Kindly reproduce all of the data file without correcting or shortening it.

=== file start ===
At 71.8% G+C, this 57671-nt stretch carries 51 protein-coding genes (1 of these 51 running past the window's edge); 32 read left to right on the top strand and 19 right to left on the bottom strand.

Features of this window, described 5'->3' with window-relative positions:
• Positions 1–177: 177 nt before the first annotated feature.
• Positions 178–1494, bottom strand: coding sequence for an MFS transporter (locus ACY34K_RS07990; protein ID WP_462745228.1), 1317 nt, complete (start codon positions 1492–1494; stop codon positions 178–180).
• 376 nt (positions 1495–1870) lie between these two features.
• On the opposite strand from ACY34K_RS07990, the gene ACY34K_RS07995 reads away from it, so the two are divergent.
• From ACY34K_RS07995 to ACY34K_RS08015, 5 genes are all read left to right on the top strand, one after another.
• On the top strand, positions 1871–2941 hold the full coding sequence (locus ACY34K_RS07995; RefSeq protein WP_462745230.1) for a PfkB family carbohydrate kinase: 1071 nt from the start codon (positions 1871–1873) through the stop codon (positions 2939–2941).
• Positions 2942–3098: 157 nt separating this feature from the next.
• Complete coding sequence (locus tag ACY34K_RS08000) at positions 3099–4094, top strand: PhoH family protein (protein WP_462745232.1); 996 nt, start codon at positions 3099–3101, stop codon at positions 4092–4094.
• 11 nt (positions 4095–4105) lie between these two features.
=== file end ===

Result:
At 71.8% G+C, this 57671-nt stretch carries 51 protein-coding genes (1 of these 51 running past the window's edge); 32 read left to right on the top strand and 19 right to left on the bottom strand.

Features of this window, described 5'->3' with window-relative positions:
• Positions 1–177: 177 nt before the first annotated feature.
• Positions 178–1494, bottom strand: coding sequence for an MFS transporter (locus ACY34K_RS07990; protein ID WP_462745228.1), 1317 nt, complete (start codon positions 1492–1494; stop codon positions 178–180).
• 376 nt (positions 1495–1870) lie between these two features.
• On the opposite strand from ACY34K_RS07990, the gene ACY34K_RS07995 reads away from it, so the two are divergent.
• From ACY34K_RS07995 to ACY34K_RS08015, 5 genes are all read left to right on the top strand, one after another.
• On the top strand, positions 1871–2941 hold the full coding sequence (locus ACY34K_RS07995; RefSeq protein WP_462745230.1) for a PfkB family carbohydrate kinase: 1071 nt from the start codon (positions 1871–1873) through the stop codon (positions 2939–2941).
• Positions 2942–3098: 157 nt separating this feature from the next.
• Complete coding sequence (locus tag ACY34K_RS08000) at positions 3099–4094, top strand: PhoH family protein (protein WP_462745232.1); 996 nt, start codon at positions 3099–3101, stop codon at positions 4092–4094.
• 11 nt (positions 4095–4105) lie between these two features.